Monthly Archives: June 2016

Hugh Saalmans: “No amount of machine learning could solve a 999999 error!”

Hugh Saalmans
Hugh Saalmans
Hugh Saalmans (@minus34) is a geogeek and IT professional that heads the Location Engineering team at IAG, Australia & New Zealand’s largest general insurer. He’s also one of the founders of GeoRabble -- an inclusive, zero-sales-pitch pub meetup for geogeeks to share their stories. His passion is hackfests & open data, and he’s big fan of open source and open standards.

Q: How did you end up in geospatial?

A: A love of maths and geography is the short answer. The long answer is I did a surveying degree that covered everything spatial from engineering to geodesy.

My first experience with GIS was ArcGIS on Solaris (circa 1990) in a Uni lab with a severely underpowered server. Out of the 12 workstations, only 10 of us could log in at any one time, and then just 6 of us could actually get ArcGIS to run. Just as well, considering most of the students who could get it to work, including myself, ballsed up our first lab assignment by turning some property boundaries into chopped liver.

Besides GIS, my least favourite subjects at Uni were GPS and geodesy. So naturally I chose a career in geospatial information.

Q: You work for IAG. What does the company do?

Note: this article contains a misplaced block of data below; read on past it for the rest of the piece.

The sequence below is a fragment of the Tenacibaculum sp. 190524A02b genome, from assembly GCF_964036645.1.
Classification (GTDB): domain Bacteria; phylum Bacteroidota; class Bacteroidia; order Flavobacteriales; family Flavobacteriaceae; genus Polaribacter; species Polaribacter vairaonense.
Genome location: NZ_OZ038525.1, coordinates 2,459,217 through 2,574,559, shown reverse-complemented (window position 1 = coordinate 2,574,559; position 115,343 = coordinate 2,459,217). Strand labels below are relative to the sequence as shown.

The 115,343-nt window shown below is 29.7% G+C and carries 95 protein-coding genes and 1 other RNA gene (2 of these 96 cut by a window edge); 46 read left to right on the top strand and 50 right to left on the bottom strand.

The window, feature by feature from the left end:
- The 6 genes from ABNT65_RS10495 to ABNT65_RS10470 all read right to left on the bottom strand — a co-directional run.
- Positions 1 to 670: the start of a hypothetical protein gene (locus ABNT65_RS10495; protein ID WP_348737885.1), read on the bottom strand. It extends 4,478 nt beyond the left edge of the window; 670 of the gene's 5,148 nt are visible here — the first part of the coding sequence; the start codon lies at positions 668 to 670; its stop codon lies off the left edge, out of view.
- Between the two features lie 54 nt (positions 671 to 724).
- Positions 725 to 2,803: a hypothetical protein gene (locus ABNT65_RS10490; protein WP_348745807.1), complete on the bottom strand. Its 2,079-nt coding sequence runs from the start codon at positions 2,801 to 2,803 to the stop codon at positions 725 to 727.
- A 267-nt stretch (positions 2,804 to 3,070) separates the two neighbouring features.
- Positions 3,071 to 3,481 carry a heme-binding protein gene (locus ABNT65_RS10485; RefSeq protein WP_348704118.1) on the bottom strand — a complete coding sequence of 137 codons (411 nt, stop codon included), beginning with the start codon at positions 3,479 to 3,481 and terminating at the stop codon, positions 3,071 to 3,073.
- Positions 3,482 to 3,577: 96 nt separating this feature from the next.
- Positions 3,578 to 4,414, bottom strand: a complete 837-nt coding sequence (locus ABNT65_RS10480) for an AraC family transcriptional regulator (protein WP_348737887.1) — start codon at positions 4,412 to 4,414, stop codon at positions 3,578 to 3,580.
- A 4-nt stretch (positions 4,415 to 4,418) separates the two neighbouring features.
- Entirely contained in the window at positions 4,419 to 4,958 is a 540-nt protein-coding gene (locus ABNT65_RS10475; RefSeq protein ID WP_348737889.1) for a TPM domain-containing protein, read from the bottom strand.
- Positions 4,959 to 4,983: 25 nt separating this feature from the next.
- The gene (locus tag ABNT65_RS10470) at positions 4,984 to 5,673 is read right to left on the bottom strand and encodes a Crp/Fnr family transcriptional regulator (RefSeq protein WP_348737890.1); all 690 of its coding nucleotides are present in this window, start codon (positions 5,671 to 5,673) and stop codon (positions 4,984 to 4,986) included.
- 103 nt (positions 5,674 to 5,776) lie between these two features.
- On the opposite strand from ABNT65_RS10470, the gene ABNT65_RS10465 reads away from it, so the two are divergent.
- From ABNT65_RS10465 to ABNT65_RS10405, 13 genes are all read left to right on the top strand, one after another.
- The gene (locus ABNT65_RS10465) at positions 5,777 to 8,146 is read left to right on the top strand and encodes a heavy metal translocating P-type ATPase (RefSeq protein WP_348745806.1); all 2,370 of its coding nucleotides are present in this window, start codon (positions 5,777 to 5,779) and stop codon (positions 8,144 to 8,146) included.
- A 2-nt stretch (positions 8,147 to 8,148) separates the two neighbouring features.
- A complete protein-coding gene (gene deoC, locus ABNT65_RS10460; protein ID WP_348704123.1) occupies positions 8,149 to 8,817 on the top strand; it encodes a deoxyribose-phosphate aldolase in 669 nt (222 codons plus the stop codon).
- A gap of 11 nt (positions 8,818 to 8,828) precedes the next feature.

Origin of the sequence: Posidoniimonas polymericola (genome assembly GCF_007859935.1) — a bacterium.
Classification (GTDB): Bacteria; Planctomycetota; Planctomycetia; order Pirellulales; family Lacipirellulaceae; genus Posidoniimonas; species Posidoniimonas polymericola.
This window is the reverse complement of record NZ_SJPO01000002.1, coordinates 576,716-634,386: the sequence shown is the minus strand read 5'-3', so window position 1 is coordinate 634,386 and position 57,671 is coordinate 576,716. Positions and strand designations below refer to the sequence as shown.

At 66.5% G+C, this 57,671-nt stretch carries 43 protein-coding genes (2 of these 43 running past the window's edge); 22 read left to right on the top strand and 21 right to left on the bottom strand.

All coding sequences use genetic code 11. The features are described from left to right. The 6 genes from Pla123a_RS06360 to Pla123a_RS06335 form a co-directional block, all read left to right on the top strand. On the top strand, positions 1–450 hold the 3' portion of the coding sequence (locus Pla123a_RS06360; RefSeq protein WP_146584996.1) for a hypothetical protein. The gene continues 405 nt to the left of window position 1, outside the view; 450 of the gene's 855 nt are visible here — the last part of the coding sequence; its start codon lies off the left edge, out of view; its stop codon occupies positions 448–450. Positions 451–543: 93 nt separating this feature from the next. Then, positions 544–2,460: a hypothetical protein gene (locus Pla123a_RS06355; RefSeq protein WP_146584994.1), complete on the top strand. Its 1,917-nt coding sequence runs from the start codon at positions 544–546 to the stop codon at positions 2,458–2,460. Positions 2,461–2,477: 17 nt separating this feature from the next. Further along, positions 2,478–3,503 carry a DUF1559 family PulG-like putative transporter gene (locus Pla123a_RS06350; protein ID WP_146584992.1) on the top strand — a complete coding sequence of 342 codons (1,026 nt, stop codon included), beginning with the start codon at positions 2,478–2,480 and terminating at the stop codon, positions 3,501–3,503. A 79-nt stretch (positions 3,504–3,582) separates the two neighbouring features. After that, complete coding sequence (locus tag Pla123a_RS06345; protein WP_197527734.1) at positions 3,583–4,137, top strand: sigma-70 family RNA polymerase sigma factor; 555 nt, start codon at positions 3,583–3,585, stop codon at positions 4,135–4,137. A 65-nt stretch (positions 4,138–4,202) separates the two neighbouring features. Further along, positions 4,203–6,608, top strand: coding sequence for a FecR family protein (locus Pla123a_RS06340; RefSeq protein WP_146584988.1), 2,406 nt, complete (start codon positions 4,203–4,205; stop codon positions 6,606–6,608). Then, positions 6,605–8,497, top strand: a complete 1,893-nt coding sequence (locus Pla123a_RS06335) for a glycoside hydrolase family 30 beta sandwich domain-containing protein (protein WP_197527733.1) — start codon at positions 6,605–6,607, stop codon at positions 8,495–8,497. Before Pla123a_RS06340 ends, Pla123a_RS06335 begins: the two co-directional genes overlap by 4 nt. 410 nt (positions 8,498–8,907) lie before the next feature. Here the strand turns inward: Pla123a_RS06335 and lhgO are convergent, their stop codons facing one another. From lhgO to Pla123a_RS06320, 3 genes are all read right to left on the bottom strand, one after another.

A: Being a general insurer, we cover about $2 trillion worth of homes, motor vehicles, farms, and businesses against bad things happening.

Geospatial is a big part of what we do. Knowing where those $2tn of assets are allows us to do fundamental things like providing individualised address level pricing — something common in Australia, but not so common in the US due to insurance pricing regulations. Knowing where assets are also allows us to help customers when something bad does happen. That goes to the core of what we do in insurance. That’s when we need to fulfill the promise we made to our customers when they took out a policy.

Q: What on Earth is Location Engineering?

A: We’re part of a movement that’s happening across a lot of domains that use geo-information: changing from traditional data-heavy, point & click delivery to scripting, automation, cloud, & APIs. We’re a team of geospatial analysts becoming a team of DevOps engineers that deliver geo-information services. So we needed a name to reflect that.

From a skills point of view — we’re moving from desktop analysis & publishing with a bit of SQL & Python to a lot of Bash, SQL, Python & Javascript with Git, JIRA, Bamboo, Docker and a few other tools & platforms that aren’t that well known in geo circles. We’re migrating from Windows to Linux, desktop to cloud, and licensed to open source. It’s both exciting and daunting to be doing it for an $11bn company!

Q: You’ve been working in the GIS industry for twenty years, how has that been?

A: It’s been great to be a part of 20+ years of geospatial evolutions and revolutions, witnessing geospatial going from specialist workstations to being a part of everyday life, accessible on any device. It’s also been exciting watching open source go from niche to mainstream, government data go from locked down to open, and watching proprietary standards being replaced with open ones.